Disconcerting news is another matter. Before the wedding of Prince William and Kate Middleton, a story emerged with long-term consequences for Britain, and few journalists wanted to face up to it. In a petty and pointed snub, the royal family refused to invite Tony Blair and Gordon Brown to the celebrations, while welcoming all previous Conservative prime ministers and many serving Tory ministers. Its efforts to deny that the monarchy was becoming politicised became ever more ludicrous. Blair and Brown were not members of The Most Noble Order of the Garter, it said. But then no more were former Labour prime ministers who came to the wedding of Prince Charles and Lady Diana. Ah, replied the Palace, but Charles was heir to the throne in 1981. Prince William is not, so this wedding was a private affair rather than a state occasion. The explanation could not have been true because the Palace invited the ambassadors of dozens of countries to the supposedly private ceremony.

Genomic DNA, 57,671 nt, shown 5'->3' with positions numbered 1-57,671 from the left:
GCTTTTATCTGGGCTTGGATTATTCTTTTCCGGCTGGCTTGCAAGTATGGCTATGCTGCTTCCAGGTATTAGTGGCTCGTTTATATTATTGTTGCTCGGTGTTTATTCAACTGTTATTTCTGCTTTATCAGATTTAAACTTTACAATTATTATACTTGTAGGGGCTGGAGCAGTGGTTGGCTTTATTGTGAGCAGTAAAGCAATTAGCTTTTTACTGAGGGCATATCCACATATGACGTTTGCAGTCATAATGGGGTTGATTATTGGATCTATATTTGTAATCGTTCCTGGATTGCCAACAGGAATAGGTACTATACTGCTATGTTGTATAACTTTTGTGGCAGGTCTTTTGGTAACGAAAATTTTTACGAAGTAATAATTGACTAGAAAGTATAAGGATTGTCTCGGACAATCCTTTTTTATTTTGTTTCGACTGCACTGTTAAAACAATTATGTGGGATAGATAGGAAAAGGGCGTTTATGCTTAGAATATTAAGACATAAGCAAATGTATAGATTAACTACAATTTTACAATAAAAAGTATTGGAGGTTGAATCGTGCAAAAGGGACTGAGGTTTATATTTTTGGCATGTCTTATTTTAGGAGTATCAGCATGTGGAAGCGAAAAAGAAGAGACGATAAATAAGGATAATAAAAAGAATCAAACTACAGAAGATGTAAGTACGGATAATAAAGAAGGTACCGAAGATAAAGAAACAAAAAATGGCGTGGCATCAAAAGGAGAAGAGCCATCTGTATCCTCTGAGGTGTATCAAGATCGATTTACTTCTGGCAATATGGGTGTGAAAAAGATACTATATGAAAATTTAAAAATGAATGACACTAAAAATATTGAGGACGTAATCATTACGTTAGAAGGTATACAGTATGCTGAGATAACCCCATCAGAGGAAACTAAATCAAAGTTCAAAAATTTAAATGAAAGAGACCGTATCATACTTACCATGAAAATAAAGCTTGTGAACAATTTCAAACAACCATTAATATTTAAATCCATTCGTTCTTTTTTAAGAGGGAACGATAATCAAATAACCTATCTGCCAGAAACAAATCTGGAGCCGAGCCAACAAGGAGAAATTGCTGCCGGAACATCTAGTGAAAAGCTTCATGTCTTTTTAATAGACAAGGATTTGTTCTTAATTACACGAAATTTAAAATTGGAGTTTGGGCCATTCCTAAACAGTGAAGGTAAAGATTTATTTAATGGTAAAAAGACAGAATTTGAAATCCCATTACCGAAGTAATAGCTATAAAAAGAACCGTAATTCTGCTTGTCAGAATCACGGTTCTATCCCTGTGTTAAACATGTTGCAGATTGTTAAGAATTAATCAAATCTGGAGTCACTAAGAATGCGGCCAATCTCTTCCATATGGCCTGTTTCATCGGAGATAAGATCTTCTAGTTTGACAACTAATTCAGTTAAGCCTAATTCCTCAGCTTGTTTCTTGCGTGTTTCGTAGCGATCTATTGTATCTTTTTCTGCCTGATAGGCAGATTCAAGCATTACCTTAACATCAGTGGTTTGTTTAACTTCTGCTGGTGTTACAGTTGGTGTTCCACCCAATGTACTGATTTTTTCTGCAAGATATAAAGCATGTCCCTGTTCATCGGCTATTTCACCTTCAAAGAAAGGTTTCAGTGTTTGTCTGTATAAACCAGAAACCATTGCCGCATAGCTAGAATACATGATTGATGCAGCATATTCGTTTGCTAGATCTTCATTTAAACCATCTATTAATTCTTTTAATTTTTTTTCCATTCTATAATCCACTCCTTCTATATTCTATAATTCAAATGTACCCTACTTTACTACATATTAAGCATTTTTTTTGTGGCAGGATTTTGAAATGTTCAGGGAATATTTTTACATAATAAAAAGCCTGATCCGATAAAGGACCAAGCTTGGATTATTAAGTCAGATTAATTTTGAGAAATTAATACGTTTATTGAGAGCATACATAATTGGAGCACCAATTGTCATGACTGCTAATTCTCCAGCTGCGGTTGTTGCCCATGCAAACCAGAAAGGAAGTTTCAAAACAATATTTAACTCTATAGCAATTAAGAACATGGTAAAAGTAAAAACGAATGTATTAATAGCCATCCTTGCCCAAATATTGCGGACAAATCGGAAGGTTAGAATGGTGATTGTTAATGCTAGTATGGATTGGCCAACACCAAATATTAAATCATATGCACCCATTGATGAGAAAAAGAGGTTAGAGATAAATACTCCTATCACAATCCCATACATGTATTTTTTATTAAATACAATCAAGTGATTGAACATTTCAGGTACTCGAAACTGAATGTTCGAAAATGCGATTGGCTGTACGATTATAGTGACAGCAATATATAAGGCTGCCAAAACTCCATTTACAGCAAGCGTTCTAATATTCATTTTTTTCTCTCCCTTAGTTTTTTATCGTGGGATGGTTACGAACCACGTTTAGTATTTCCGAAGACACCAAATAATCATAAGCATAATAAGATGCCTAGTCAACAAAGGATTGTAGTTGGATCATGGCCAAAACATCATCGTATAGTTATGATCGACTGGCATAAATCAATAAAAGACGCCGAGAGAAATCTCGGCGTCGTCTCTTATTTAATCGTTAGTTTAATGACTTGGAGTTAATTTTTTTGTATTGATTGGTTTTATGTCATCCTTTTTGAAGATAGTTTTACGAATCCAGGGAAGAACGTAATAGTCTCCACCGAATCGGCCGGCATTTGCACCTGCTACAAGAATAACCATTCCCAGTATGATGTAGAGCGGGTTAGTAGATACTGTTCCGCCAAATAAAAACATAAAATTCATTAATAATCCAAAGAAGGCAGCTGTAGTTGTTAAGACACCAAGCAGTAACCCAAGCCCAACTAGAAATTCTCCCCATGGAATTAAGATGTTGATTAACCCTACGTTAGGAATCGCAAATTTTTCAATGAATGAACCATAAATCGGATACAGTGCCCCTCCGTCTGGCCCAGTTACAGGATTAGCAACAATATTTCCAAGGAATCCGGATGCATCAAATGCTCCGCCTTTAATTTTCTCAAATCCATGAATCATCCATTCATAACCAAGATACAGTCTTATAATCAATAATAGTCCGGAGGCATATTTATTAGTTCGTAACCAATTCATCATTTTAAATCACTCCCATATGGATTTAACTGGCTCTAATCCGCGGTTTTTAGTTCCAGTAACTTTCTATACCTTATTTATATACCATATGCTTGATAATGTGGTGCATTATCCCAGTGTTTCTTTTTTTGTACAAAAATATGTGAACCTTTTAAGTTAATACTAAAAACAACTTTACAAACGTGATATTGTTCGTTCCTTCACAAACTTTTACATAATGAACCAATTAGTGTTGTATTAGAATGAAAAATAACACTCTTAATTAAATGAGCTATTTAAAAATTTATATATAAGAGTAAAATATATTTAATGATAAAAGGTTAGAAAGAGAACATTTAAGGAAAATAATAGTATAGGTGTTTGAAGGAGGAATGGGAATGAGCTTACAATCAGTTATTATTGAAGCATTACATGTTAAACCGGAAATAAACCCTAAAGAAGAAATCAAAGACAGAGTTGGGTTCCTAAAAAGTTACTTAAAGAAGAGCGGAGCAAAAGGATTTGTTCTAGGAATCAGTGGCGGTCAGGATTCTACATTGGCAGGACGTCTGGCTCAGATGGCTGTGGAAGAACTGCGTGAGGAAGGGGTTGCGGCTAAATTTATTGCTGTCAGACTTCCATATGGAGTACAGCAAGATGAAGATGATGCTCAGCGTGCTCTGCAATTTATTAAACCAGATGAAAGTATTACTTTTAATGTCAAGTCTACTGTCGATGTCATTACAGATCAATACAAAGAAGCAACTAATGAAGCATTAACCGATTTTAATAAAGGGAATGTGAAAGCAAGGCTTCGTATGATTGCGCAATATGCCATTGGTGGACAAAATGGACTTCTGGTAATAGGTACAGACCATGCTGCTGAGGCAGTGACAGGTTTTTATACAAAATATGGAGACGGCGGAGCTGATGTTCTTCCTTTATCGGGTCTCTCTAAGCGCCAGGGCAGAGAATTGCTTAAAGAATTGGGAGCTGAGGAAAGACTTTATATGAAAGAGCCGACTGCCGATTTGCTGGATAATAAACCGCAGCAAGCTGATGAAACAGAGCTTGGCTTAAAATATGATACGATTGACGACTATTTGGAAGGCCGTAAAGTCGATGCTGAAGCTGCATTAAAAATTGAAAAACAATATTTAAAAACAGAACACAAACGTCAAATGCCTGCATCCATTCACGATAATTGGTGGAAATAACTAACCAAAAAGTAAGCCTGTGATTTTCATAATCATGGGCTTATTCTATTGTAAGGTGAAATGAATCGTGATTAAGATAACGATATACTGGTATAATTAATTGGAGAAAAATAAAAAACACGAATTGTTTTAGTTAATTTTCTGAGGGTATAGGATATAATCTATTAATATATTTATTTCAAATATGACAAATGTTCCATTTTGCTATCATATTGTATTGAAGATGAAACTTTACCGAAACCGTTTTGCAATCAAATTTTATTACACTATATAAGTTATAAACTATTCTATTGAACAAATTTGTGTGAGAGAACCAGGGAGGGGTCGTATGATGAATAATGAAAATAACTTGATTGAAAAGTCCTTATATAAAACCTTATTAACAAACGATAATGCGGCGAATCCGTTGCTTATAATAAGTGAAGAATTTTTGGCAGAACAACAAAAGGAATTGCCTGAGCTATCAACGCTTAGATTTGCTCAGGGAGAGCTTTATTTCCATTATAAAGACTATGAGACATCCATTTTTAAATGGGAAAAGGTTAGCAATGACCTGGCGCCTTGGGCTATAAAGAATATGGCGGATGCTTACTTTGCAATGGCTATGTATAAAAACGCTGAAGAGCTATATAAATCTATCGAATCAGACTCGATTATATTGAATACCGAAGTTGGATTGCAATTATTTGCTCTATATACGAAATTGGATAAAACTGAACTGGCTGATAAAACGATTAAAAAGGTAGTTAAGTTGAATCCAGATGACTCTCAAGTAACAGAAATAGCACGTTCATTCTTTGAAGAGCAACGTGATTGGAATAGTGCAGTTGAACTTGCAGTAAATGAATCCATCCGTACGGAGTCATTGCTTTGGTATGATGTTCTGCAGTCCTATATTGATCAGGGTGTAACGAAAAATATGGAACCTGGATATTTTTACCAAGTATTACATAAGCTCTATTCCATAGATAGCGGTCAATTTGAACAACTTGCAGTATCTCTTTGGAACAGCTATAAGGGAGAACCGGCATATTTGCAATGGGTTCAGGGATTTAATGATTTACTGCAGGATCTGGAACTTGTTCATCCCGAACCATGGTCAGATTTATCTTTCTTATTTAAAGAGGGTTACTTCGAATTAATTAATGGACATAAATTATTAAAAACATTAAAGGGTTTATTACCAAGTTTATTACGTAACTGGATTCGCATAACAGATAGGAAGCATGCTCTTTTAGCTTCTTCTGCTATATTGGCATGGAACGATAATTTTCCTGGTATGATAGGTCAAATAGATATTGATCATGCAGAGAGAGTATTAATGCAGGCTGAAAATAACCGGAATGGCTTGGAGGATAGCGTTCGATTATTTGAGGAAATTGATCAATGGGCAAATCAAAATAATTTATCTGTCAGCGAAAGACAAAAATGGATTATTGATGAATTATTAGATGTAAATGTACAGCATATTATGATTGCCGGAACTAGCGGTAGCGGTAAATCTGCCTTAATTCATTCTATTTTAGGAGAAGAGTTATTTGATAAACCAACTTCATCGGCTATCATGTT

The truth in Blair’s case is that no good deed goes unpunished. The Windsors have never forgiven him for saving their reputation after the death of Princess Diana and quoting Prince William in his memoirs. With Brown, they appear to dislike him for refusing to spend public money buying them a new yacht, or maybe they simply loathe centre-left politicians. Aristocrats generally do.

The BBC wheeled out various “constitutional experts” to fill the gaps in the celebrations. Simon Schama was to the fore, and showed that he has finally turned from a serious historian into a courtier in the Malvolio mould, who dealt with the politicisation of the monarchy by ignoring it. I never trust an intellectual who appeals to anti-intellectualism, the better to get down with the kids, and found everything about Schama’s performance phoney.